In recent years, optical phase conjugation (OPC) has been an important research subject in the field of lasers and nonlinear optics. OPC defines a link between two coherent optical beams propagating in opposite directions with reversed wave front and identical transverse amplitude distributions. The distinctive characteristic of a pair of phase-conjugate beams is that the aberration influence imposed on the forward beam passed through an inhomogeneous or disturbing medium can be automatically removed for the backward beam passed through the same disturbing medium. There are three main approaches that are efficiently able to produce the backward phase-conjugate beam. The first one is based on the degenerate (or partially degenerate) four-wave mixing processes (FWM), the second is based on a variety of backward simulated (e.g. Brillouin, Raman or Kerr) scattering processes, and the third is based on one-photon or multi-photon pumped backward stimulated emission (lasing) processes. Among these different approaches, there is a common physical mechanism in generating a backward phase-conjugate beam, which is the formation of the induced holographic grating and the subsequent wave-front restoration via a backward reading beam. In most experimental studies, certain types of resonance enhancements of induced refractive-index changes are desirable for obtaining higher grating-refraction efficiency. OPC-associated techniques can be effectively utilized in many different application areas: such as high-brightness laser oscillator/amplifier systems, cavity-less lasing devices, laser target-aiming systems, aberration correction for coherent-light transmission and reflection through disturbing media, long distance optical fiber communications with ultra-high bit-rate, optical phase locking and coupling systems, and novel optical data storage and processing systems (see Ref.  and references therein).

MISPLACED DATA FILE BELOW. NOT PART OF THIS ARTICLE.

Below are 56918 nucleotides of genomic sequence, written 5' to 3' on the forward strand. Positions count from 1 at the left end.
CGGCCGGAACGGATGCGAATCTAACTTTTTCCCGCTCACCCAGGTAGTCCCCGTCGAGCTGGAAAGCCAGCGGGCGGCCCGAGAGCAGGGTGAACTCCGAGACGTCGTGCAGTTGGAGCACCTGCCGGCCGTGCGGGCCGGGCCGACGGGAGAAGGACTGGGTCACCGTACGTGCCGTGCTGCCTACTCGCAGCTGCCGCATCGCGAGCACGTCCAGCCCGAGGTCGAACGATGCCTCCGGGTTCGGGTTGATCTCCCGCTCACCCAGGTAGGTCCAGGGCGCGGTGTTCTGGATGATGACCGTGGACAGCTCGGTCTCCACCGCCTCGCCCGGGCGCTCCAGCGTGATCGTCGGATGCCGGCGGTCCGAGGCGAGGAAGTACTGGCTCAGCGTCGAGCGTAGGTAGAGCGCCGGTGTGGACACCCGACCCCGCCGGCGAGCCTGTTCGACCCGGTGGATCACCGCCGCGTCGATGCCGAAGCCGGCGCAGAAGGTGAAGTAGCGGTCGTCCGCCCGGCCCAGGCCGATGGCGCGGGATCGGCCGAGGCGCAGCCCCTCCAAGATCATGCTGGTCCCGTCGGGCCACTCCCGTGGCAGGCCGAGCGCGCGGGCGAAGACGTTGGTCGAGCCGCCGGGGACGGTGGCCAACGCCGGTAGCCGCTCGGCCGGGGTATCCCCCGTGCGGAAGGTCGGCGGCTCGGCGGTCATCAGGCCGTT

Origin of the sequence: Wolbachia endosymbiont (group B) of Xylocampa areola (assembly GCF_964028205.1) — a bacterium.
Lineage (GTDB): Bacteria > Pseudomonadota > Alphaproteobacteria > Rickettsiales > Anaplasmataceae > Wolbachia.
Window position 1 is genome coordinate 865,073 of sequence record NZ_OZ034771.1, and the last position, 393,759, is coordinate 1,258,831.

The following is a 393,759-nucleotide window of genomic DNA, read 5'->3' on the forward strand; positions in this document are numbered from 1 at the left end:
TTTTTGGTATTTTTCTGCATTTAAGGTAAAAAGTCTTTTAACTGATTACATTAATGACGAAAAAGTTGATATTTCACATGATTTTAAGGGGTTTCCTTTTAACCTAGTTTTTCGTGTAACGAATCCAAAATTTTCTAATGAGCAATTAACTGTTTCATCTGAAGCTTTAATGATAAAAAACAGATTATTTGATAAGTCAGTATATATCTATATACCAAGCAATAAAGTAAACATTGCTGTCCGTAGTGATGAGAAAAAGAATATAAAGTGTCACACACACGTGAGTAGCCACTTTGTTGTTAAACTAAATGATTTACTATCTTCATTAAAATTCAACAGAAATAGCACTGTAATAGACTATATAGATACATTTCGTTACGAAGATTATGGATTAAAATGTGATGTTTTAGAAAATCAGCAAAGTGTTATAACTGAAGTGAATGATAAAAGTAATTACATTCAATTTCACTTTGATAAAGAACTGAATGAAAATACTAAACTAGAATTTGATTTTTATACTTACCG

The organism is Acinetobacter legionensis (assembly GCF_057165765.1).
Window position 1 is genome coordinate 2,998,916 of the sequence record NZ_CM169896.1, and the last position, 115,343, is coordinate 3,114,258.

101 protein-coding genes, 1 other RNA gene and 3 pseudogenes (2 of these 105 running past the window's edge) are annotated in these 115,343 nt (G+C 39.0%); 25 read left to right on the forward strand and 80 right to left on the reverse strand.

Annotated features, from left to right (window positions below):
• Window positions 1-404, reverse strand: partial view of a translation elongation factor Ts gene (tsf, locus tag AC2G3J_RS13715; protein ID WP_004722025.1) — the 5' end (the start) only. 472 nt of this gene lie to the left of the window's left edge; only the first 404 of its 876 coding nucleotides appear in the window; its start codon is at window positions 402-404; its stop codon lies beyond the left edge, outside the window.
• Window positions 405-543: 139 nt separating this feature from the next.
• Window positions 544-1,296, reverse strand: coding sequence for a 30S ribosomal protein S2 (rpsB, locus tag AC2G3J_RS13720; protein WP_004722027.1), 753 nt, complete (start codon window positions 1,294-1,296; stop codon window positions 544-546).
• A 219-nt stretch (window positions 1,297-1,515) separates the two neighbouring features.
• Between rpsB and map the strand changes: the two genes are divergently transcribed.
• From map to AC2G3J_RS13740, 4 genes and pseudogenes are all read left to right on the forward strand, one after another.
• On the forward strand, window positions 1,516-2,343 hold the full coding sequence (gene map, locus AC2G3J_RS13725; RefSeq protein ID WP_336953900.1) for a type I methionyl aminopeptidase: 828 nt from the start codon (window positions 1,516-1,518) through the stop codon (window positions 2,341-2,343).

The power performance of a phase conjugated laser oscillator can be significantly improved introducing intracavity nonlinear elements, e.g. Eichler et al.  and O'Connor et al.  showed that a stimulated-Brillouin-scattering (SBS) phase conjugating cell placed inside the resonator of a solid-state laser reduces its optical coherence length, because each axial mode of the phase conjugated oscillator experiences a frequency shift at every reflection by the SBS cell resulting in a multi-frequency lasing spectrum, that makes the laser insensitive to changing operating conditions such as pulse repetition frequency, pump energy, etc. This ability is very important for many laser applications including ranging and remote sensing. The intracavity cell is also able to compensate optical aberrations from the resonator and from thermal effects in the active medium, resulting in near diffraction limited output , and eliminate the need for a conventional Q-switch as well, because its intensity-dependent reflectivity acts as a passive Q-switch, typically producing a train of nanosecond pulses of diffraction limited beam quality. One more significant use of OPC is a so-called short hologram, which does not exhibit in-depth diffraction deformation of the fine speckle pattern of the recording fields . A thermal hologram in the output mirror was recorded by two speckle waves produced as a result of this recording a ring Nd:YAG laser . Phase conjugation by SBS represents a fundamentally promising approach for achieving power scaling of solid-state lasers [7, 8] and optical fibers .